Star Wars: Episode IV - A New Hope
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For the first time ever and for a limited time only, the enhanced versions of the Star Wars: Episode IV A New Hope, Star Wars: Episode V The Empire Strikes Back and Star Wars: Episode VI Return of the Jedi will be available individually on DVD. Plus, these 2-Disc DVD's will feature a bonus disc that includes, for the first time ever on DVD, the original films as seen in theaters in 1977, 1980 and 1983.
The 2006 limited-edition two-disc release of George Lucas's epic space fantasy Star Wars is not only the first time the movie has been officially available by itself on DVD. It marks the first-ever DVD release of Star Wars as it originally played in theaters in 1977. What does that mean exactly? Well, for starters, the initial title crawl proclaims that this is just Star Wars, not Episode IV, A New Hope. Second, the film is without the various "improvements" and enhancements Lucas added for the theatrical rerelease in 1997 as well as the DVD premiere in 2004. So no more critters and droids scurrying around the port of Mos Eisley when Luke and Obi-Wan Kenobi first arrive, no meetings between Han Solo and Jabba the Hut and between Luke and Biggs (extraneous scenes that were cut in 1977), no enhanced explosions during the final reel, and--most importantly to some fans--no more of Greedo shooting first in the bar. Instead Han is free to be the scoundrel and not even let Greedo squeeze off a shot.
What do you lose by watching the 1977 version? Dolby Digital 5.1 EX sound, for one thing (only 2.0 Surround here). Digital cleanup for another--Tatooine looks like it's been coated with an additional layer of sand cloud. But for home-theater owners, the biggest frustration will be from the non-anamorphic picture. On a widescreen TV, an anamorphically enhanced (16x9) picture at a 2.35:1 aspect ratio will fill the screen with the exception of small black bars on the top and bottom. The original edition of Star Wars, however, is not anamorphically enhanced (sometimes referred to as "4:3 letterbox"), so on a widescreen TV it will have large black bars on the top, the bottom, and the sides unless you stretch the picture (and distort it in the process, especially considering the substandard picture quality). If you're watching on a standard square-shaped (4:3) TV, though, you won't notice a difference.
Yes, it's true that serious home-theater lovers who want spectacular sound and anamorphically enhanced picture can always watch the 2004 version of the movie also included in this set. But chances are good that they already picked up the trilogy edition of all three films, so their decision to buy the 2006 two-disc edition depends on how much they want the original film. The official LucasFilm stance is that this is an individual release of the 2004 version of Star Wars: Episode IV, A New Hope, and the 1977 version of the film is merely a "bonus feature." Common speculation is that the only reason the original versions are seeing the official light of day at all is to undercut the booming black market for the laserdisc version. Star Wars fans will have to decide for themselves if that's worth the purchase. --David Horiuchi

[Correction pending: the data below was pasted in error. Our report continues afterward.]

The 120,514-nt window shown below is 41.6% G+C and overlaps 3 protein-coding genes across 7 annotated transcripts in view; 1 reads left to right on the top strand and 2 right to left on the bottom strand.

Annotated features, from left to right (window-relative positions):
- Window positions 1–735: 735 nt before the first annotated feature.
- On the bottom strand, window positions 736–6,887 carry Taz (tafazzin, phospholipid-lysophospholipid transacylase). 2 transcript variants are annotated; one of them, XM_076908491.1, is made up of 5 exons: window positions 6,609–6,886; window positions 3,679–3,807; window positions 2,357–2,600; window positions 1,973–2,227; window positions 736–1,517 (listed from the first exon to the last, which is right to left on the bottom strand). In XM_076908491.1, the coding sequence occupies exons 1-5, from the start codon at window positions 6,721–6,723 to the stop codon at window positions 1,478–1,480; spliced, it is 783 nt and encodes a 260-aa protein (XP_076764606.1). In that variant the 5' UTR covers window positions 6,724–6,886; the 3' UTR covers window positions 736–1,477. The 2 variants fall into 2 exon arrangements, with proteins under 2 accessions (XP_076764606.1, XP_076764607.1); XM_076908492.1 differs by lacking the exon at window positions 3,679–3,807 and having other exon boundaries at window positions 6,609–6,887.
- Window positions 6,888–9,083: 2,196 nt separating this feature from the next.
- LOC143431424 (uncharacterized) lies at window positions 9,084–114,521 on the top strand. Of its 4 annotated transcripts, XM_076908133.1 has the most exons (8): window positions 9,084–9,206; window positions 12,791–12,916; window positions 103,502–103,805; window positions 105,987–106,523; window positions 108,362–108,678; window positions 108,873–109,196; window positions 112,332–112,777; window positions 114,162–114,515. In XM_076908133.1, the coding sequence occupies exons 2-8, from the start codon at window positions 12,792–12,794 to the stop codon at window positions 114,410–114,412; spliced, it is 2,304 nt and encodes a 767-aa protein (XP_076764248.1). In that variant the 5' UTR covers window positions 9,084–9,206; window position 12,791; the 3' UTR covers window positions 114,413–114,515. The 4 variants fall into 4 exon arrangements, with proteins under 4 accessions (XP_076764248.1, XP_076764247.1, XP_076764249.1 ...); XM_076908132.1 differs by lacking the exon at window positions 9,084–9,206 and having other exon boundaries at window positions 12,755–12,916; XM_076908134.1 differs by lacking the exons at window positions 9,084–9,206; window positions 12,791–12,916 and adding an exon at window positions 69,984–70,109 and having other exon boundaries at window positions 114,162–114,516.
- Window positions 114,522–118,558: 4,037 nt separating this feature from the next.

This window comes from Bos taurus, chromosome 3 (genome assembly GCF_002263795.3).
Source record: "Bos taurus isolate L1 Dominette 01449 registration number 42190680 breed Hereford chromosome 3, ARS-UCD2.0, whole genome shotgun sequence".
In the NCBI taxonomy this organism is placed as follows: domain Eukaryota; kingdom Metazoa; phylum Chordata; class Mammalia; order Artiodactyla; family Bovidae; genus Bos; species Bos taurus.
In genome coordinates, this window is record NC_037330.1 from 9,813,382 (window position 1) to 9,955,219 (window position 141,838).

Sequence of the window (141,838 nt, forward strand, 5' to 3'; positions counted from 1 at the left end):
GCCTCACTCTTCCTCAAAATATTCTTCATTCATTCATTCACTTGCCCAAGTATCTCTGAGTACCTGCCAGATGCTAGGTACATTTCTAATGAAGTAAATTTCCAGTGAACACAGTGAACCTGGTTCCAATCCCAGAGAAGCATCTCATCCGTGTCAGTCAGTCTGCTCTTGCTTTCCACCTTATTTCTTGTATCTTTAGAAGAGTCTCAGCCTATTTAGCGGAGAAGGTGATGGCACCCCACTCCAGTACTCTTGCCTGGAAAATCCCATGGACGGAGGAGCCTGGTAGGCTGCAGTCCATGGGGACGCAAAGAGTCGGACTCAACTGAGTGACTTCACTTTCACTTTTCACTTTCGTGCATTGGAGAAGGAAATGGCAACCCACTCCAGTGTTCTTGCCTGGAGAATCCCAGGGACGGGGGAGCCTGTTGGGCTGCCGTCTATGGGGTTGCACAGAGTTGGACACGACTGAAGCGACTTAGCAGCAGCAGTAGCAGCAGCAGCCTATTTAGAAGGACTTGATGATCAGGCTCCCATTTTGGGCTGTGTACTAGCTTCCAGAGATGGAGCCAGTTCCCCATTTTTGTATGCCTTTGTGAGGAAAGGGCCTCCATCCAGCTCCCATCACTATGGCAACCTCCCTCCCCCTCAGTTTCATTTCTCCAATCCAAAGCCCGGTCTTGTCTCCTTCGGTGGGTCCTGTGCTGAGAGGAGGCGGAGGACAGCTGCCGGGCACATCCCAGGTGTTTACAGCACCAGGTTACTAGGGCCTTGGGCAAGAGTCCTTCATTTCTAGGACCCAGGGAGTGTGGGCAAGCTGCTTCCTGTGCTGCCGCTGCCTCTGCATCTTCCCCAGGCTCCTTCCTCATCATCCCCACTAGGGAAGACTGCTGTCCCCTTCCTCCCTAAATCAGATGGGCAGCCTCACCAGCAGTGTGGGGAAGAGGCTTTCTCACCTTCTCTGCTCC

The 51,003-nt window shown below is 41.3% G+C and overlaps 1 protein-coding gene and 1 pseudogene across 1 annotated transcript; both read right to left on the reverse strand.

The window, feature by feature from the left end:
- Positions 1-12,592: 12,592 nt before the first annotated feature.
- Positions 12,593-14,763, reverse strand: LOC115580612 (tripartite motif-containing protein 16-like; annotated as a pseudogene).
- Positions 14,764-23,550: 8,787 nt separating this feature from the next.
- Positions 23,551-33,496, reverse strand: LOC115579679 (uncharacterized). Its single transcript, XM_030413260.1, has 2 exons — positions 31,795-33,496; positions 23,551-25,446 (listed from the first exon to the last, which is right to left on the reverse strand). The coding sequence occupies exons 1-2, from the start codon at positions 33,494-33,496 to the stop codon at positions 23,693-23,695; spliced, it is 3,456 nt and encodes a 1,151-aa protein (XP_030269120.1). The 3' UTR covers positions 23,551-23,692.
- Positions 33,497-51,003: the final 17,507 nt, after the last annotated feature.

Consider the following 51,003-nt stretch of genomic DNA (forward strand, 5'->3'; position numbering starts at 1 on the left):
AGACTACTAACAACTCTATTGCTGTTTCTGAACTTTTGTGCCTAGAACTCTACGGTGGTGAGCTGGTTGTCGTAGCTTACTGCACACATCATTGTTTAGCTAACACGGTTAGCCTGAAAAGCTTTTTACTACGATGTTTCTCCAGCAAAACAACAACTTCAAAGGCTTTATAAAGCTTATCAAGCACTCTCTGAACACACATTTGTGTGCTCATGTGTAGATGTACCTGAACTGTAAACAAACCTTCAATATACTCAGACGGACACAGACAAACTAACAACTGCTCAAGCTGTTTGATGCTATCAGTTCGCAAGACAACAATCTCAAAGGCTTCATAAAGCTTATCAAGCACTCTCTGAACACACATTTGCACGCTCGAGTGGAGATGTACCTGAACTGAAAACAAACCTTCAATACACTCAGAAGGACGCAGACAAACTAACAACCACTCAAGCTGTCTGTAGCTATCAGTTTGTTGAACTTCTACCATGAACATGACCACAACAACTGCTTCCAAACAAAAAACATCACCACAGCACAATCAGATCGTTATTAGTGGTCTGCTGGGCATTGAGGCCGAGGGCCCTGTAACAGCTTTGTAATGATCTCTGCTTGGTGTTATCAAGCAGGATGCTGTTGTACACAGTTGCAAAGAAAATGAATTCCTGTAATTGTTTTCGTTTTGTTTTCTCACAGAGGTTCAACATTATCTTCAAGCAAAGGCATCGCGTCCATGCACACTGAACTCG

- Disc 1:
- **Widescreen Feature (Enhanced Trilogy Version)
- **Commentary by George Lucas, Ben Burtt, Dennis Muren and Carrie Fisher
- **Easter Egg - Credit Roll
- Disc 2:
- **Widescreen Feature (For Both Versions Full Screen and Widescreen) - original theatrical movie version in dolby 2.0 surround
- **XBox Playable Game Demo
- **Lego Game Trailer
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Yes they are a coversion from laser disk, are they the hi-quality remasted digital picture that we are accustomed too today, no. They are still better than the old VHS version, and to me that is part of the Beauity of it. You get to see Star Wars for what it was. You get to seen a nice clean film with good sound, with an emphisis on plot and story as well as on speical effects. Let Lucas keep his remaster, re-touching, and redubbing, and give me this, its what the Star Wars of my memoires are.
To me that is part of the problem with the new thee installments, they look awsome, the plot was good, the writing was squishy. Too much reliance on state of the art sound and visual FX not enough time/money on dialogue.
So let lucas keep his "remastering" I'll take my laser disk recopy and my vintage feel. I've never met a kid didn't go "WOH" when they see Episode IV, V, & VI the first time. Nor anyone that said that movie would be great, if they replaced all the effects with modern cgi... see where I'm going